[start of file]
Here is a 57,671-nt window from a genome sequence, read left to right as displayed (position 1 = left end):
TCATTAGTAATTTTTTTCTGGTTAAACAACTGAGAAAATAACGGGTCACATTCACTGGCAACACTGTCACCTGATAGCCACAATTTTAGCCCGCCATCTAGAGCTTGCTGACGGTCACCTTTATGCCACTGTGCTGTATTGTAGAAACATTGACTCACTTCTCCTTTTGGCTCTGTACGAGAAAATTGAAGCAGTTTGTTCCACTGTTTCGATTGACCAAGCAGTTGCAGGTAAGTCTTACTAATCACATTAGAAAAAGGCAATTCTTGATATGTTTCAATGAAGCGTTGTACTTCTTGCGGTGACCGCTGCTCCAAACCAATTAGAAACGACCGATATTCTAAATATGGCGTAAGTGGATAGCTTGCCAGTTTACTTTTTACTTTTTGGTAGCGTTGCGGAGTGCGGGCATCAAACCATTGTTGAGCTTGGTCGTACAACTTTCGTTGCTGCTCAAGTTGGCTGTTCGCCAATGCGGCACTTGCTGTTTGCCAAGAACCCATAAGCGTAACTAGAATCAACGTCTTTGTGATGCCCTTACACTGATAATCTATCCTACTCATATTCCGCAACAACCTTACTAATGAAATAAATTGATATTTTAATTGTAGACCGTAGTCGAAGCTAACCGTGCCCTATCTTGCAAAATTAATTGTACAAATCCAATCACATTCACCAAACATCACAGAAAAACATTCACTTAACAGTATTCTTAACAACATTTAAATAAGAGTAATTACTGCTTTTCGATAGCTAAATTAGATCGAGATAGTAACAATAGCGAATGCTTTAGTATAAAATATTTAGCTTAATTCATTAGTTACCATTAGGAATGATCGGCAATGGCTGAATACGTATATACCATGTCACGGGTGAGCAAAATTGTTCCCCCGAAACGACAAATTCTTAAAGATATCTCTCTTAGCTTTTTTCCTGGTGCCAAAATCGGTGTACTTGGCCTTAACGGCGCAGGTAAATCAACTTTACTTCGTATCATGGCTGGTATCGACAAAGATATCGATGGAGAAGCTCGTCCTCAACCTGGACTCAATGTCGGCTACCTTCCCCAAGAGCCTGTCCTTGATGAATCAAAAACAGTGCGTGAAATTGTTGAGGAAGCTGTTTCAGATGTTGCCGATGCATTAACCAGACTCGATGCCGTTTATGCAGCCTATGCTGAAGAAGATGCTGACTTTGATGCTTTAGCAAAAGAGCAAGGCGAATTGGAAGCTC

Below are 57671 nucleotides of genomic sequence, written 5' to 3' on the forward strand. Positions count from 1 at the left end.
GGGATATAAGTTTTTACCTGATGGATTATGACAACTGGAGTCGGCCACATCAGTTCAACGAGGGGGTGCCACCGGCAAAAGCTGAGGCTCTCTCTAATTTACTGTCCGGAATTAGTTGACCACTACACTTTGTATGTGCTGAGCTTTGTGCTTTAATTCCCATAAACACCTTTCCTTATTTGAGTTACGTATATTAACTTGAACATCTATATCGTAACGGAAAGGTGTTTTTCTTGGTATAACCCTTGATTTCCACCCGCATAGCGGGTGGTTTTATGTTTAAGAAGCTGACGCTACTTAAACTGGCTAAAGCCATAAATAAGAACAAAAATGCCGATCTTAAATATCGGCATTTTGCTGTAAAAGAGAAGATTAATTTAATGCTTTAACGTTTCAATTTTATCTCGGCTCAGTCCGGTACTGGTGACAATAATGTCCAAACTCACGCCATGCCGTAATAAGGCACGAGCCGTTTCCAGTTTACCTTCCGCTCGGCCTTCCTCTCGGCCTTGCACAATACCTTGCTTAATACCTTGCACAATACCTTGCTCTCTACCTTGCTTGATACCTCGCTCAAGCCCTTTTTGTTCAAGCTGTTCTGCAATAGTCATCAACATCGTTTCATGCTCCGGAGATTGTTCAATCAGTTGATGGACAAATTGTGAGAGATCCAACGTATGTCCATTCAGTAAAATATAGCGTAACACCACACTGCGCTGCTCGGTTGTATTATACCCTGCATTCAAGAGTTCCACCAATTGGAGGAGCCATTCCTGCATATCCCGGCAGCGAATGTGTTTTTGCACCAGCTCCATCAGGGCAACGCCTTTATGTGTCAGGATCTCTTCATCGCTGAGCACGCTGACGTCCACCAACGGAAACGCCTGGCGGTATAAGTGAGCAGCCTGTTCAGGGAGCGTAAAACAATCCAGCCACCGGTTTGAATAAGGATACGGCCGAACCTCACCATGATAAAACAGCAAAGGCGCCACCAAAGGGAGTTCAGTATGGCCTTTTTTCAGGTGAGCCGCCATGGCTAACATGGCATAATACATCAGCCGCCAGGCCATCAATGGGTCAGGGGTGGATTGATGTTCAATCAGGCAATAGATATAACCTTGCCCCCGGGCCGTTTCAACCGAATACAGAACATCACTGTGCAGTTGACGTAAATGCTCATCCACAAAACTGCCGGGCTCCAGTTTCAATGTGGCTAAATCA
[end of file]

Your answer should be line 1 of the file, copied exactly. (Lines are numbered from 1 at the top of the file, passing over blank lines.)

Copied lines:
Here is a 57,671-nt window from a genome sequence, read left to right as displayed (position 1 = left end):